Yes, with caveats.

[Edit:] I suppose one should solve the problem using a limit approach described by hilbert2, (or perhaps just by a sequence of ever deeper square wells) and verify that one gets the same results as restricting the space to finite-length line.

Last edited: Mar 4, 2014
14. Mar 4, 2014

### vanhees71

Ok, I try to explain it again since this nonsense of momentum operators for particles in a finite box come up often, including the homework section. Is there any serious textbook, where they claim a momentum operator exists for a particle in a box? I hope not!

Let's work in the position representation, i.e., with the wave-mechanical formulation of non-relativistic quantum mechanics. The Hilbert space is then the set of square-integrable functions $\mathrm{L}^2([0,L])$ with boundary conditions $\psi(x=0)=\psi(x=L)=0$.

By definition the momentum operator is the generator for translations. This is related to Noether's theorem identifying momentum as the conserved quantity that follows from spatial translation invariance. This implies that in position representation the momentum operator is given by
$$\hat{p}=-\mathrm{i} \partial_x.$$
Suppose now, this is a self-adjoint operator in our Hilbert space. Then there must exist a complete set of generalized eigenvectors in this Hilbert space. This implies
$$-\mathrm{i} u_p(x)=p u_p(x) \; \Rightarrow \; u_p(x)=A \exp(\mathrm{i} p x).$$
Now, the eigenfunction must fulfill the boundary conditions, leading to $A=0$, i.e., there doesn't exist any eigenfunction for the momentum operator, and thus this operator cannot be a self-adjoint operator and thus it doesn't exist as an observable for the particle in a box.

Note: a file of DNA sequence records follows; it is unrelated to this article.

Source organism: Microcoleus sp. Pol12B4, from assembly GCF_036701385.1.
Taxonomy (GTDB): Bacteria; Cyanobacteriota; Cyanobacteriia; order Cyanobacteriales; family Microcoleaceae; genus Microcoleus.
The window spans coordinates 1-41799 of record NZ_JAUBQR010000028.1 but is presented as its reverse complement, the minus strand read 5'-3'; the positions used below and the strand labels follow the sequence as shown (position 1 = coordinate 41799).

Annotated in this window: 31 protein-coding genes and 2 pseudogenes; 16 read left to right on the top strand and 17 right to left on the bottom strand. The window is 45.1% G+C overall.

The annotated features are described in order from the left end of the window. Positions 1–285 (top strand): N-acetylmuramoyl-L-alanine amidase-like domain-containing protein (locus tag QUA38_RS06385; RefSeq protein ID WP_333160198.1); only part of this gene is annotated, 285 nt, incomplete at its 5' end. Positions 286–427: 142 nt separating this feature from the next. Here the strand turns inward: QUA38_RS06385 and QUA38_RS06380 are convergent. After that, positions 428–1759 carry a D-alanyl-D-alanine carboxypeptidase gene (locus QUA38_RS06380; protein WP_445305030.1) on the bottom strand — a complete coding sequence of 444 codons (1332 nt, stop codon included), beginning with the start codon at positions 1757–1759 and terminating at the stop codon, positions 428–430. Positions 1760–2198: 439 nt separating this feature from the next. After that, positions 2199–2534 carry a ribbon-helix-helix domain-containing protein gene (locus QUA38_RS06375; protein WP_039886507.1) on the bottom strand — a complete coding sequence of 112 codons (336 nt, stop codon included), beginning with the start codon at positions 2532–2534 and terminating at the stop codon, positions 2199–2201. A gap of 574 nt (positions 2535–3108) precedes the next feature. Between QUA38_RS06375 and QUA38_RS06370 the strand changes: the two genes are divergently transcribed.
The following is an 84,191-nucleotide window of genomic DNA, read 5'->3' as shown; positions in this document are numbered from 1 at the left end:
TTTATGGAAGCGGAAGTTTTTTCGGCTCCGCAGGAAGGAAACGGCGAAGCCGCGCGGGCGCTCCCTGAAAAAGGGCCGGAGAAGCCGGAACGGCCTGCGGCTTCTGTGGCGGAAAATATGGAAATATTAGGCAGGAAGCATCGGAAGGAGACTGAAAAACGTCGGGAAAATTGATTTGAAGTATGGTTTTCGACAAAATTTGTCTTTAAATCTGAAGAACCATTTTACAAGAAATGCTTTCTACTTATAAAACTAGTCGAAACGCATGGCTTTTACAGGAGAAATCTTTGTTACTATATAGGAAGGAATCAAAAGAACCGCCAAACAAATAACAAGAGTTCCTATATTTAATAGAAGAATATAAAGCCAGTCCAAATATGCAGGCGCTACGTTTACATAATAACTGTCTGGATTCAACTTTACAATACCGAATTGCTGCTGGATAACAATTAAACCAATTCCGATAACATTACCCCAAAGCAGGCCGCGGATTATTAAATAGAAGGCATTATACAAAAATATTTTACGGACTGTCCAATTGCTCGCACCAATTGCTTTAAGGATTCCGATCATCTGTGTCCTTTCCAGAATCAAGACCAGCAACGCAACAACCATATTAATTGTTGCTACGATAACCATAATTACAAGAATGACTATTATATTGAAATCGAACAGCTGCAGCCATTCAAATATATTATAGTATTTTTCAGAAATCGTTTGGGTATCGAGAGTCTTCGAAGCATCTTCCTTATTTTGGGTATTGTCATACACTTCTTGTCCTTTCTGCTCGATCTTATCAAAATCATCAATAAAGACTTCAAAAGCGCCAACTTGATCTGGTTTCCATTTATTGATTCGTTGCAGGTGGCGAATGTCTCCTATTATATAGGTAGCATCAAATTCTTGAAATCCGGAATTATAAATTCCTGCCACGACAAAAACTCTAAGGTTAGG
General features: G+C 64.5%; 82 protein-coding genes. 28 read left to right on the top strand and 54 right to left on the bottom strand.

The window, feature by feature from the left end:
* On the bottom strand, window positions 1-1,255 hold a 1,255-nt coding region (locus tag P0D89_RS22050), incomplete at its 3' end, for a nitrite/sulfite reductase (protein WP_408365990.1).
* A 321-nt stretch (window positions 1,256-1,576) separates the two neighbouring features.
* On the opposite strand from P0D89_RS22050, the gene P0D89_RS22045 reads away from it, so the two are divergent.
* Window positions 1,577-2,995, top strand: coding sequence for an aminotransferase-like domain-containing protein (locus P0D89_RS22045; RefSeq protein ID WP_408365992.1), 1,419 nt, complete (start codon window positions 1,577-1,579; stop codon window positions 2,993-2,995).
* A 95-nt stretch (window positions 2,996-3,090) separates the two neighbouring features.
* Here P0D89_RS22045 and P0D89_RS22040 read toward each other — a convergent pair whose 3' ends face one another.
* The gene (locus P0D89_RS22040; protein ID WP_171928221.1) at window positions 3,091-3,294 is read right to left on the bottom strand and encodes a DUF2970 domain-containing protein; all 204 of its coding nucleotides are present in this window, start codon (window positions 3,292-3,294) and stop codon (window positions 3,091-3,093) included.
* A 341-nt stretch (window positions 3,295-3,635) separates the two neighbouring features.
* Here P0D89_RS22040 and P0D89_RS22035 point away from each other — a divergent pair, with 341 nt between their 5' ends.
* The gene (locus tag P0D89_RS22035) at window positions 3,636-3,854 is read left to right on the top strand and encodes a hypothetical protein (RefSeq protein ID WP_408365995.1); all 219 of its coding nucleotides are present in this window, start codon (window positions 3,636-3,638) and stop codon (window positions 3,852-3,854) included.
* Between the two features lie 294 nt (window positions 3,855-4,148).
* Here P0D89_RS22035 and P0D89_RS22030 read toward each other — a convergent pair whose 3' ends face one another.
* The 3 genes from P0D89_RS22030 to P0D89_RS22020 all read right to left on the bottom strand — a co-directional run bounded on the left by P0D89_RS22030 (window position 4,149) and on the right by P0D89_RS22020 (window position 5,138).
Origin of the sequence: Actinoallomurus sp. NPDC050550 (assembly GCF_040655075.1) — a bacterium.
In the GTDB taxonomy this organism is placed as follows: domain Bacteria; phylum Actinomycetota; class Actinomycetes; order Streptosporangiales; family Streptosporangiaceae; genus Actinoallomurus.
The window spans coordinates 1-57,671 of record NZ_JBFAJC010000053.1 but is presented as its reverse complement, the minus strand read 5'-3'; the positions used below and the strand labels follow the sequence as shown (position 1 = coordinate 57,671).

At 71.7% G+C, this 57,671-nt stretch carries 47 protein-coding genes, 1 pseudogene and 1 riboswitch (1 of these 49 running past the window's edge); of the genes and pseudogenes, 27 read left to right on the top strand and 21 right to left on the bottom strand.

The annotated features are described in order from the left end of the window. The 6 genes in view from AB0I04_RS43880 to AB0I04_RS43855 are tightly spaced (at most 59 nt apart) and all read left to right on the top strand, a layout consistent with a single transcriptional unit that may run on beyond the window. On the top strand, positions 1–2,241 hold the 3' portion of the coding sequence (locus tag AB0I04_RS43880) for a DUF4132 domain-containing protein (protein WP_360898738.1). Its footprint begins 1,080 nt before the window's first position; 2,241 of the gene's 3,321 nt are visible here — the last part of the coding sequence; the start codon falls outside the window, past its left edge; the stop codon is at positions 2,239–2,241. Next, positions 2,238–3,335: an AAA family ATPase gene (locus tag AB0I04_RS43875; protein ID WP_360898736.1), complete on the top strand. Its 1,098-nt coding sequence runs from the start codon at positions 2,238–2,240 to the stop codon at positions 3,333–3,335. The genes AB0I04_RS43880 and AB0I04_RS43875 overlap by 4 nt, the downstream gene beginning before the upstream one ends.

That's, of course, different for the Hamiltonian, which is given by
$$\hat{H}=-\frac{1}{2m} \partial_x^2.$$
The eigen-value problem becomes
$$\partial_x^2 u_E(x)=-2 m E u_E(x) \; \Rightarrow \; u_E(x)=A \cos(\omega_E x)+B \sin(\omega_E x) \quad \text{with} \quad \omega_E=\sqrt{2 m E}.$$
The boundary conditions then lead to
$$A=0, \quad \omega_E \in \frac{\pi}{L} \mathbb{N}.$$
These are nice functions in the Hilbert space with eigenvalues
$$E_n=\frac{\pi^2 n^2}{2m L^2}, \quad n \in \mathbb{N}.$$
The corresponding eigenfunctions are
$$u_n(x)=N \sin \left (\frac{n \pi x}{L} \right ).$$
The normalization constant is fixed by
$$\int_0^L \mathrm{d}x |u_n(x)|^2=1 \; Rightarrow \; N=\sqrt{\frac{2}{L}}.$$
As it is well known that these sine functions build a complete set on the Hilbert space under consideration, the Hamiltonian is indeed a self-adjoint operator and thus represents a proper observable.

Indeed, everything changes if you look at the "rigid rotator", where instead of "rigid boundary conditions" you have "periodic boundary conditions". There the translation operator is a proper self-adjoint operator, representing angular momentum.

15. Mar 4, 2014

### dextercioby

16. Mar 5, 2014

### LagrangeEuler

17. Mar 5, 2014

### LagrangeEuler

It exists definitely in many different seriuous problem books. I think that all problem books in quantum mechanis shows that for particle in the box $\langle \hat{p} \rangle=0$.